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State Excellence in Supporting Reuse Award

Under our environmental laws, EPA and the states share responsibility for protecting public health and safeguarding the environment. These relationships are a key part of the nation’s environmental protection system and vital to fulfilling the mission of the Superfund program.

In 2014, EPA developed the State Excellence in Supporting Reuse award to recognize state partners whose work has led to lasting benefits that enhance community quality of life and ensure the long-term protectiveness of site remedies and stewardship of the environment.

Award Evaluation Criteria:

  • Encourage and support staff to participate in reuse-related activities designed to inform cleanup decisions at sites and strategize about reuse opportunities, including but not limited to: reuse plans, reuse assessments, facilitated meetings
  • Collaborate with EPA to ensure current and future uses of sites are protective, including the implementation of institutional controls
  • Think strategically about funding approaches to help local governments, property owners, developers and other stakeholders to return blighted properties to beneficial use
  • Provide strong support and oversight to local governments, property owners, developers and other stakeholders
  • Develop a tool or approach to support the reuse of sites in their State
  • Help a local government, property owner, developer or other stakeholder move a reuse plan into reality, which may include but not be limited to: identifying or coordinating partners, addressing State liability concerns in a way that allows a property to move forward, providing funding to implement reuse activities, or ensuring proper permits are issued as appropriate
  • Share efforts to support site reuse with other States to encourage the reuse of blighted property
  • Ensure all appropriate institutional controls are in place

On this page:
2017 Award Recipients
2016 Award Recipients
2015 Award Recipients
2014 Award Recipients

2017 Award Recipients:

  • Indiana Department of Environmental Management (IDEM): IDEM has provided critical support for cleanup and redevelopment efforts at Superfund sites across the state of Indiana. IDEM has worked with EPA to help developers understand how to fit redevelopment efforts within a site’s remedial constraints. They have been instrumental in ensuring that implemented institutional controls do not unnecessarily hinder potential redevelopment opportunities.
  • North Carolina Department of Environmental Quality (NC DEQ): In addition to their involvement in the cleanup and reuse planning processes at Superfund sites, NC DEQ has also collaborated with EPA to promote redevelopment in an innovative way. They have worked with EPA to use Geographic Information Systems (GIS) to provide important information to potential developers on site use limitations.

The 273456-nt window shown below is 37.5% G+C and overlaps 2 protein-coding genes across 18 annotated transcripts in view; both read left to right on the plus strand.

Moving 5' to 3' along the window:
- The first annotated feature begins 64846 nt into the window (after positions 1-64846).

• Virginia Department of Environmental Quality (VADEQ): VADEQ has long been a team player, working with EPA and other parties to achieve protective reuse and redevelopment of Superfund sites. By prioritizing the return of sites to productive use, outstanding redevelopment successes have been realized across the commonwealth of Virginia over the past several decades. These successes illustrate that the benefits of Superfund redevelopment are here to stay.
EPA’s Jim Woolford (left) and Region 5 Superfund Branch Chief Thomas Short (right) with 2017 IDEM award recipient Gabriele Hauer (Source: ASTSWMO).
EPA’s Jim Woolford (left) with 2017 NC DEQ award recipient Harold “Bud” McCarty (Source: ASTSWMO).
EPA’s Jim Woolford (left) and Region 3 Hazardous Site Cleanup Division Director Karen Melvin (second from right) with 2017 VADEQ award recipients Meade Anderson (second from left) and Justin Williams (right) (Source: ASTSWMO).

2016 Award Recipients:

  • Massachusetts Department of Environmental Protection (MassDEP): MassDEP has developed a proven track record of working with EPA to clean up contaminated sites and to return them to safe and productive use. MassDEP works with EPA to ensure the protective redevelopment of Superfund sites into beneficial uses such as alternative energy projects, economic revitalization through business growth and sustainable public transportation options. They have worked with developers to explore alternative energy credit options and adapt development designs to be compatible with site remedial components. And they have maintained an active and supportive role working with key stakeholders to ensure the long term protectiveness and beneficial reuse of these sites through the implementation of institutional controls.